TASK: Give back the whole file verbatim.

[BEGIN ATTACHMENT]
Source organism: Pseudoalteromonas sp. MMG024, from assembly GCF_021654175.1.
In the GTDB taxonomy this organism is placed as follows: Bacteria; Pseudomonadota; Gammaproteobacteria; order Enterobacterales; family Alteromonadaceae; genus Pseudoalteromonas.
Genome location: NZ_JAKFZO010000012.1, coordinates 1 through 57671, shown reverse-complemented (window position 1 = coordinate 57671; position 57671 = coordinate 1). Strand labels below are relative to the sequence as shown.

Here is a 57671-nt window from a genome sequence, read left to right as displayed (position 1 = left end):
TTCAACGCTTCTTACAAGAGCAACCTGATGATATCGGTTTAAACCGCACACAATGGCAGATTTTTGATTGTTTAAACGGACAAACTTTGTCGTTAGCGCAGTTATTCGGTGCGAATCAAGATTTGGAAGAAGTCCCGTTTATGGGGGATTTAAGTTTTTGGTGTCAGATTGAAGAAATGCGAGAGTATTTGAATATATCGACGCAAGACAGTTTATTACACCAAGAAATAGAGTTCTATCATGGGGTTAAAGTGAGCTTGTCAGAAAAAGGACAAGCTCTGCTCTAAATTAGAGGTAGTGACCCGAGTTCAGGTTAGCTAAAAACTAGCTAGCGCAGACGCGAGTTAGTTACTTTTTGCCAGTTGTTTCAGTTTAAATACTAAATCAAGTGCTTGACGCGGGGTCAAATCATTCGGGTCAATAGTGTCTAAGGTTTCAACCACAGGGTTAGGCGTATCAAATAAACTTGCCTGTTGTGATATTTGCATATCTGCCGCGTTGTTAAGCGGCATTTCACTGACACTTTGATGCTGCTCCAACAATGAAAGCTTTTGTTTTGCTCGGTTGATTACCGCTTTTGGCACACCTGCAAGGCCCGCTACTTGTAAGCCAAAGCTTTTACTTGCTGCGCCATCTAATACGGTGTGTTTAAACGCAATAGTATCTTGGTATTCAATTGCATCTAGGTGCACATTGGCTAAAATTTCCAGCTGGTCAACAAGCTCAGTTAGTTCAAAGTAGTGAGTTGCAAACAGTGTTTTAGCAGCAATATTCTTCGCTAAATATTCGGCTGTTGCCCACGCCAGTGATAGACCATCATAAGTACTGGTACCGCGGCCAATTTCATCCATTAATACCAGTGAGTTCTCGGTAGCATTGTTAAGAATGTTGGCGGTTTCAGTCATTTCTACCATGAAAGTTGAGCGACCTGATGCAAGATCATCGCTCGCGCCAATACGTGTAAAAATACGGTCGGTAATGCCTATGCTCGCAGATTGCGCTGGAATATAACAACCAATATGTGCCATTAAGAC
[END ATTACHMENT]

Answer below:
Source organism: Pseudoalteromonas sp. MMG024, from assembly GCF_021654175.1.
In the GTDB taxonomy this organism is placed as follows: Bacteria; Pseudomonadota; Gammaproteobacteria; order Enterobacterales; family Alteromonadaceae; genus Pseudoalteromonas.
Genome location: NZ_JAKFZO010000012.1, coordinates 1 through 57671, shown reverse-complemented (window position 1 = coordinate 57671; position 57671 = coordinate 1). Strand labels below are relative to the sequence as shown.

Here is a 57671-nt window from a genome sequence, read left to right as displayed (position 1 = left end):
TTCAACGCTTCTTACAAGAGCAACCTGATGATATCGGTTTAAACCGCACACAATGGCAGATTTTTGATTGTTTAAACGGACAAACTTTGTCGTTAGCGCAGTTATTCGGTGCGAATCAAGATTTGGAAGAAGTCCCGTTTATGGGGGATTTAAGTTTTTGGTGTCAGATTGAAGAAATGCGAGAGTATTTGAATATATCGACGCAAGACAGTTTATTACACCAAGAAATAGAGTTCTATCATGGGGTTAAAGTGAGCTTGTCAGAAAAAGGACAAGCTCTGCTCTAAATTAGAGGTAGTGACCCGAGTTCAGGTTAGCTAAAAACTAGCTAGCGCAGACGCGAGTTAGTTACTTTTTGCCAGTTGTTTCAGTTTAAATACTAAATCAAGTGCTTGACGCGGGGTCAAATCATTCGGGTCAATAGTGTCTAAGGTTTCAACCACAGGGTTAGGCGTATCAAATAAACTTGCCTGTTGTGATATTTGCATATCTGCCGCGTTGTTAAGCGGCATTTCACTGACACTTTGATGCTGCTCCAACAATGAAAGCTTTTGTTTTGCTCGGTTGATTACCGCTTTTGGCACACCTGCAAGGCCCGCTACTTGTAAGCCAAAGCTTTTACTTGCTGCGCCATCTAATACGGTGTGTTTAAACGCAATAGTATCTTGGTATTCAATTGCATCTAGGTGCACATTGGCTAAAATTTCCAGCTGGTCAACAAGCTCAGTTAGTTCAAAGTAGTGAGTTGCAAACAGTGTTTTAGCAGCAATATTCTTCGCTAAATATTCGGCTGTTGCCCACGCCAGTGATAGACCATCATAAGTACTGGTACCGCGGCCAATTTCATCCATTAATACCAGTGAGTTCTCGGTAGCATTGTTAAGAATGTTGGCGGTTTCAGTCATTTCTACCATGAAAGTTGAGCGACCTGATGCAAGATCATCGCTCGCGCCAATACGTGTAAAAATACGGTCGGTAATGCCTATGCTCGCAGATTGCGCTGGAATATAACAACCAATATGTGCCATTAAGAC